¶ 38 In reaching this conclusion, we rely on the fact that the HOA has acted as a valid association for almost twenty years, during which time the lot owners have collectively accepted its management. Lot owners have paid their dues to the HOA, it has managed the property in Swan Creek, and no competing association has emerged. In fact, in 1994, only 24 of the 538 lot owners had not paid the $5,900 assessment levied by the HOA. We also rely on the fact that the HOA's articles of incorporation and the Declaration were on file and had been on file for years before Alicia Warne acquired her lots. Moreover, in a lawsuit resolved before Alicia acquired her lots, the First Judicial District Court for Rich County specifically held that the HOA was “properly formed” and had the power to levy and to “collect the past due assessments.” Swan Creek Vill. Homeowners Ass'n v. Cook-Rex Darrington Sorenson Trust, Civil No. 1568, Findings of Fact and Conclusions of Law (1st Dist.Ct.Utah July 20, 1992). While this holding was specifically limited to that action, id., it was a matter of public record, therefore putting Alicia Warne on notice that the HOA was acting in the capacity of the association contemplated under the Declaration.
¶ 39 Under these circumstances, and with this pattern of acquiescence by the lot owners, we exercise our equitable power to hold that the HOA possesses the authority delegated to the homeowners association by the Declaration.2 Such was the case at the time Alicia Warne acquired her lots, and it is the case now.
V. THE VALIDITY OF THE 1996 ASSESSMENT DEPENDS ON THE TERMS OF THE DECLARATION AND THE NATURE OF THE IMPROVEMENTS
¶ 40 Having determined that the HOA has authority to levy assessments on the Swan Creek property owners, we address whether Alicia Warne was required to pay the 1996 Assessment. Warne argues that the 1996 Assessment was invalid because it was, in reality, an attempt to resuscitate the 1986 Assessment that had been extinguished by the tax sale. We agree.
¶ 41 It is well-settled that liens on real property are extinguished by a tax sale. See A.C. Fin. v. Salt Lake County, 948 P.2d 771, 776 (Utah 1997); Hanson v. Burris, 86 Utah 424, 46 P.2d 400, 406 (1935), aff'd by Ingraham v. Hanson, 297 U.S. 378, 56 S.Ct. 511, 80 L.Ed. 728 (1936). A similar rule applies to foreclosure sales. See Restatement (Third) of Property § 6.5 cmt. 9 (2000). This is necessary in order “to provide a means whereby a party with no interest in the property can pay delinquent taxes in exchange for clear title to the property.” Buchanan v. Hansen, 820 P.2d 908, 909 (Utah 1991). We therefore conclude that the lien securing the 1989 Assessment was extinguished by the tax sale and that Alicia Warne had no obligation to pay the 1989 Assessment.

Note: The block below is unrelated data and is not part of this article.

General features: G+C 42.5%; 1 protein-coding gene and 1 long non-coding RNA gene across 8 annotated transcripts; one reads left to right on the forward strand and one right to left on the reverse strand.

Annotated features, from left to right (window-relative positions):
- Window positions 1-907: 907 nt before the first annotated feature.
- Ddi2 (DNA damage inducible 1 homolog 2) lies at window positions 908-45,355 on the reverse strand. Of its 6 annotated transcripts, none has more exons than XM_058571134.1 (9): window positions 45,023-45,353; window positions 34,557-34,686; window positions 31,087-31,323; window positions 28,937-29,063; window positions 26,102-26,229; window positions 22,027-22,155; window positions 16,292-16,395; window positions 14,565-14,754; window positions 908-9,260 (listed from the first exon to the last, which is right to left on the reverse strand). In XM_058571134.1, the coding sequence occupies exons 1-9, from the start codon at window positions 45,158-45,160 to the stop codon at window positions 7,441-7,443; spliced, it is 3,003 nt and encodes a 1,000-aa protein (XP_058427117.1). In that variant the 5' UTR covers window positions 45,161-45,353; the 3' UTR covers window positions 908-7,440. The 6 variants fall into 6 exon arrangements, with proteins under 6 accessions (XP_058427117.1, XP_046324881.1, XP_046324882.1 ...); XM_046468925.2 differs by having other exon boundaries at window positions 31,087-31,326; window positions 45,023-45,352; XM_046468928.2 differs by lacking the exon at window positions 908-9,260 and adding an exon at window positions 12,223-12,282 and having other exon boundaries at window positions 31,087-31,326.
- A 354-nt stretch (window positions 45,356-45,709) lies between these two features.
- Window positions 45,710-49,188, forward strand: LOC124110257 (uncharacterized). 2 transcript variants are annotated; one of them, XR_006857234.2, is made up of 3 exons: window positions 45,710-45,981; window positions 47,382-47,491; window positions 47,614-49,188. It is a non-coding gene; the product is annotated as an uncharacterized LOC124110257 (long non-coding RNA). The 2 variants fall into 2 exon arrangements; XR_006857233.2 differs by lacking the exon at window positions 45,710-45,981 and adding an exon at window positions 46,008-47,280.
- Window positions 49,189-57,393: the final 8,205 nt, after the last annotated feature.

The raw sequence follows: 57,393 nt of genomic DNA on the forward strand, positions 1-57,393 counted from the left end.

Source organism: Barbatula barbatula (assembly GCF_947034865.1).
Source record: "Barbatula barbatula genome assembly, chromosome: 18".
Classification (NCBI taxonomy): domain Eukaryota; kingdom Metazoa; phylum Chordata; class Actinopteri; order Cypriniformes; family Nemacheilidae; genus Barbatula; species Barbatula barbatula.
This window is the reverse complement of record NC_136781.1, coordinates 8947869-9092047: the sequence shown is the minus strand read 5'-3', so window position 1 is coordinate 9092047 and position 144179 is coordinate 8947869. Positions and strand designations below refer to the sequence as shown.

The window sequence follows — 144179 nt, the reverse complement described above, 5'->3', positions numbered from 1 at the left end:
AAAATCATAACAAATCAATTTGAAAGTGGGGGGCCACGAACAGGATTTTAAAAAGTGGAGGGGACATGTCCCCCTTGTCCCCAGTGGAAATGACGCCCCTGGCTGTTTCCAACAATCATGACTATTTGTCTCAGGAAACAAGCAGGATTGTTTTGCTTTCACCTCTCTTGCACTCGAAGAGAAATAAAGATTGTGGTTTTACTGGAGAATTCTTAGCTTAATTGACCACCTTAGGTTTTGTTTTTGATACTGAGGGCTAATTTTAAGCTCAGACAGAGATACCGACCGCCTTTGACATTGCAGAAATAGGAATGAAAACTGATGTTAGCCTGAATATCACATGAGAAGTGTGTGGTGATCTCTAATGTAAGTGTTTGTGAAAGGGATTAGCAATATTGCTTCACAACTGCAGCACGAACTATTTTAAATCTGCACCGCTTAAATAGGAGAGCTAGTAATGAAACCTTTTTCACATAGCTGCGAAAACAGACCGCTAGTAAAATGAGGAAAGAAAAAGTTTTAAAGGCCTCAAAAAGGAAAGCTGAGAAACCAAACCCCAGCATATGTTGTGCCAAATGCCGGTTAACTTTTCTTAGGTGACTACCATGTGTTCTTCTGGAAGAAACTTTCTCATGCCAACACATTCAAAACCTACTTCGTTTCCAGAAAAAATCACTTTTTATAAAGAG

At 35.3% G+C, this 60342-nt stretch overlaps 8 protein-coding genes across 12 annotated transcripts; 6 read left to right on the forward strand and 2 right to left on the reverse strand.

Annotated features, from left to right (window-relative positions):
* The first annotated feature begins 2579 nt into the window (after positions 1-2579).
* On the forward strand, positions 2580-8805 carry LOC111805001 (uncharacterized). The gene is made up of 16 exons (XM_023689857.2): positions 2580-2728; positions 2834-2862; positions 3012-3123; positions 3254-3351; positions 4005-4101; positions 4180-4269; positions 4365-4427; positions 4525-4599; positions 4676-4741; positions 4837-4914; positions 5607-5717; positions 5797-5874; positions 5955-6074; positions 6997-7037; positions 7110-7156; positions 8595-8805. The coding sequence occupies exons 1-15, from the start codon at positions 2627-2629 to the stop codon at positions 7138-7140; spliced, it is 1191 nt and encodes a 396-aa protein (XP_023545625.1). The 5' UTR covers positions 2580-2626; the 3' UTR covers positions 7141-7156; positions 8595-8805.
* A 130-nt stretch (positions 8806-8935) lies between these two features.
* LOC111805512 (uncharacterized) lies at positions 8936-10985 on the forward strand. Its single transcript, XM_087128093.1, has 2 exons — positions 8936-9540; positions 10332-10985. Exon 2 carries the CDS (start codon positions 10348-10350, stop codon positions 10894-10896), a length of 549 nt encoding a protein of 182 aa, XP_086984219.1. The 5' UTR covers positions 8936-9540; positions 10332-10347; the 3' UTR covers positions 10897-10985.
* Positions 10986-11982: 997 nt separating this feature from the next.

¶ 42 Although the tax sale extinguished the 1989 Assessment, it did not extinguish the HOA's authority to levy new assessments on property purchased at the sale. See Restatement (Third) of Property § 6.5 cmt. 9 (2000). We must therefore confront the thorny issue presented here-whether an association may levy on property purchased at such a sale a new assessment for previously incurred obligations. While this is an issue of first impression in Utah, courts from other jurisdictions have addressed it. See, e.g., Kingsmill Vill. Condo. Ass'n v. Homebanc Fed. Sav. Bank, 204 Ga.App. 900, 420 S.E.2d 771 (1992).
¶ 43 In Kingsmill Village, a bank acquired a condominium at a foreclosure sale, and the court held that it was not solely responsible for an unpaid assessment levied on the property prior to the bank's assuming title. Id. at 773. The court reasoned that after the foreclosure sale, the unpaid assessment became part of the common expenses. Therefore, the court suggested that the association could require the bank to pay only a pro rata portion of the assessment. Id. Reasoning that the “substance” of the claim was a “recoupment of past assessments,” the court refused to allow “[a] party [to] do indirectly what the law does not allow to be done directly.” Id. at 773 (citation omitted); see also First Fed. Sav. Bank v. Eaglewood Court Condo. Ass'n, 186 Ga.App. 605, 367 S.E.2d 876, 877 (1988) (holding that mortgagee which foreclosed condominium unit was not liable for an unpaid assessment but rather a pro rata amount of the unpaid share according to statute); Lakes of the N. Ass'n v. TWIGA Ltd. P'ship, 241 Mich.App. 91, 614 N.W.2d 682, 687 (2000) (indicating that “parties agree that a lien for past due assessments ․ does not survive a tax sale,” but legislative intent was that covenants do subsist); Micheve, L.L.C. v. Wyndham Place at Freehold Condo. Ass'n, 370 N.J.Super. 524, 851 A.2d 743, 746-47 (Ct.App.Div.2004) (indicating that a condominium statute did not permit an association to collect back maintenance fees from buyer after sheriff's sale).